As if the twin terror attacks in New Zealand's Christchuch weren't disturbing enough, newly-surfaced photos of one of the shooters' guns has revealed an even darker picture: the gunman painted his weapon of mass murder with names of his "idols" and references to EuroChristianity's victories against Muslims, Turks and Ottomans.
A Twitter account with the handle @brentontarrant had posted on Wednesday images of a rifle and other military gear decorated with these names and messages connected to white nationalism. What looked like the same weapons appeared in the Facebook livestream of the mosque attack on Friday.
Letters and numbers from the Latin, Cyrillic and Georgian (Mkhedruli) alphabets, words and dates related to places, people and battles associated with violent conflict throughout history between Christians and Muslims could be seen on the weapons.
Here are some of the historical figures the attacker chose to display on his assault rifle and his rifle's magazines:
Alexandre Bissonnette — the university student who burst into the Quebec City mosque on Jan. 29, 2017, and opened fire on the 40 men and four children who were chatting among themselves after evening prayers.
Luca Traini — an Italian extremist who targeted black migrants, injuring six in February 2018.
Josue Estebanez — Spanish neo-Nazi who fatally stabbed 16-year-old anti-fascist protester Carlos Palomino in the heart in Madrid in 2007.
Bajo Pivljanin — a famous 17th-century hadjuk (militia) commander who fought against Ottoman rule in the northwestern Balkans and was hailed a "hero" by Serbs and Croats.
Charles Mantel — the defacto King of the Franks, nicknamed "The Hammer," who won the Battle of Tours.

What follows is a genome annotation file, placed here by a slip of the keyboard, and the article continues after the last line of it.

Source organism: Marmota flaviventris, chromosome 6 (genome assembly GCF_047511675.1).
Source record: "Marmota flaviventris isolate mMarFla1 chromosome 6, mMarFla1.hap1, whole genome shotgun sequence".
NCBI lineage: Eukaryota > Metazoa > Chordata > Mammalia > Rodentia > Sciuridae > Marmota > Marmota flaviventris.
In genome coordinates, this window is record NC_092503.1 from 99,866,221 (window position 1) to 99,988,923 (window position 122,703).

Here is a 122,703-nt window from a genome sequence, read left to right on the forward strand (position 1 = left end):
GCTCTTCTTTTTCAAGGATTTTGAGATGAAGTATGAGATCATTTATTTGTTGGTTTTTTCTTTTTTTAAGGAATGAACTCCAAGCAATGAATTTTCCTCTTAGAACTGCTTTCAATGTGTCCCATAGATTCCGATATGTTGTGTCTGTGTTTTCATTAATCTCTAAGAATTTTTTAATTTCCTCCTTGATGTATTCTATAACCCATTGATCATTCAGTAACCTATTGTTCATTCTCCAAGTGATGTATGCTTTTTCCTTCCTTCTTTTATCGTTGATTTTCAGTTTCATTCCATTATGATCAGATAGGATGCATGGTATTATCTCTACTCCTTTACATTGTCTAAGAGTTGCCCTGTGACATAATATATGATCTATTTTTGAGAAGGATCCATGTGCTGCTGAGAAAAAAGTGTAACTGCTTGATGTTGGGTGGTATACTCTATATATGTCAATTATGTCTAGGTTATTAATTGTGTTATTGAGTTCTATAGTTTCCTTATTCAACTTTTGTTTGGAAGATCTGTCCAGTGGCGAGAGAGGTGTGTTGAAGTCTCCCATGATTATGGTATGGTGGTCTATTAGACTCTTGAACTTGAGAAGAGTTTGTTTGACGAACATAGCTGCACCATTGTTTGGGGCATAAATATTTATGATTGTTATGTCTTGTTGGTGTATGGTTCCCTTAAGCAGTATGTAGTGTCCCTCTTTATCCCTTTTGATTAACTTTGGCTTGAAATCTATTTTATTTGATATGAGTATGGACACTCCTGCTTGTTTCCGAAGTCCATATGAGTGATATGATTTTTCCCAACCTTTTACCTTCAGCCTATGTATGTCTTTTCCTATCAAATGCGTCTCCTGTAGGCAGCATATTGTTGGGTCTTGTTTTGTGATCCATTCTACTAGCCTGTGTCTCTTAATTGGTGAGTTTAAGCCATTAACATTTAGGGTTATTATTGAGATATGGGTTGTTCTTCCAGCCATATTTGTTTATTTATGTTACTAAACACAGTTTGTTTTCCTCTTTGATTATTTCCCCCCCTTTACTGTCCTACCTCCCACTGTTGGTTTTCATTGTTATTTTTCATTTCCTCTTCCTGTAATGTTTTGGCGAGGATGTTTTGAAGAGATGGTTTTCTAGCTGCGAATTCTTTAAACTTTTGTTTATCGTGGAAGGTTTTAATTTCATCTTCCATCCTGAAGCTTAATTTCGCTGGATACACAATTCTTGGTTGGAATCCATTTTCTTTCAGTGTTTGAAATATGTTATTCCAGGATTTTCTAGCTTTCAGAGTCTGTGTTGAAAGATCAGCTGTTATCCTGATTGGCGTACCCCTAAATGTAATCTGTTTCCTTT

John Hunyadi — a Hungarian general and governor and the Voivode of Transylvania. He defeated Ottoman forces both in 1441 and again in 1442.
Konstantin II Asen — Constantine II of Bulgaria, who led a rebellion against the Ottomans that lasted for half a decade, but ended in defeat
Milos Obilis — a Serbian knight in the service of Prince Lazar, the assassin of Ottoman Sultan Murad I.
Pelayu — a Visigothic nobleman instrumental in the victory at the Battle of Covadonga. He is credited with starting the Reconquista (the Christian reconquest of the Iberian peninsula from the Moors).
Prince Fruzhin — a Bulgarian noble who fought against Ottomans in the conquest of the Second Bulgarian Empire.
Sebastiano Venier — doge of Venice who fought against the Turks during the Fourth Ottoman-Venetian War.
Sigismund of Luxembourg — led the Crusade of Nicopolis in 1396 to liberate Bulgaria from Ottoman rule, but failed.
Feliks Kazimierz Potocki — participated in the Vienna expedition in 1683 during the Great Turkish War and fought against Tatars and Turks in many battles.
Iosif Gurko — Russian field marshal who fought against the Turks in the Russo-Turkish War (1877-1878). He led troops at the Battle of Shipka Pass.
Other important dates, events and numbers painted on the rifle:
14 Words (or 14) — a slogan derived from a passage in Adolf Hitler's autobiography Mein Kampf. It is now also a popular meme used by the alt-right. Most commonly known as: "We must secure the existence of our people and a future for white children."
Here's your migration compact! — reference to the Global Compact for Migration signed by the U.N. in December.
Turcophagus (Turk-eater) — a nickname widely used by the Greek militia fighting Ottoman-Turkish troops.
Tours 732 — Battle of Tours in 732 A.D. which ended the last Arab invasion of France.
Battle of Kagul, 1770 — the most important land battle of the Russo-Turkish War (40,000 Russians were up against 75,000 Ottomans).
Siege and Battle of Vienna, 1683 — the farthest advance of Ottomans into Europe, but the empire was defeated there and expelled from Hungary.
(Siege of) Acre (1189 -1191) — The Third Crusade besieged the walled Muslim city of Acre and recaptured the port in Levant from Saladin, who was the Muslim ruler of Egypt and Syria who defeated Crusader States and captured Jerusalem.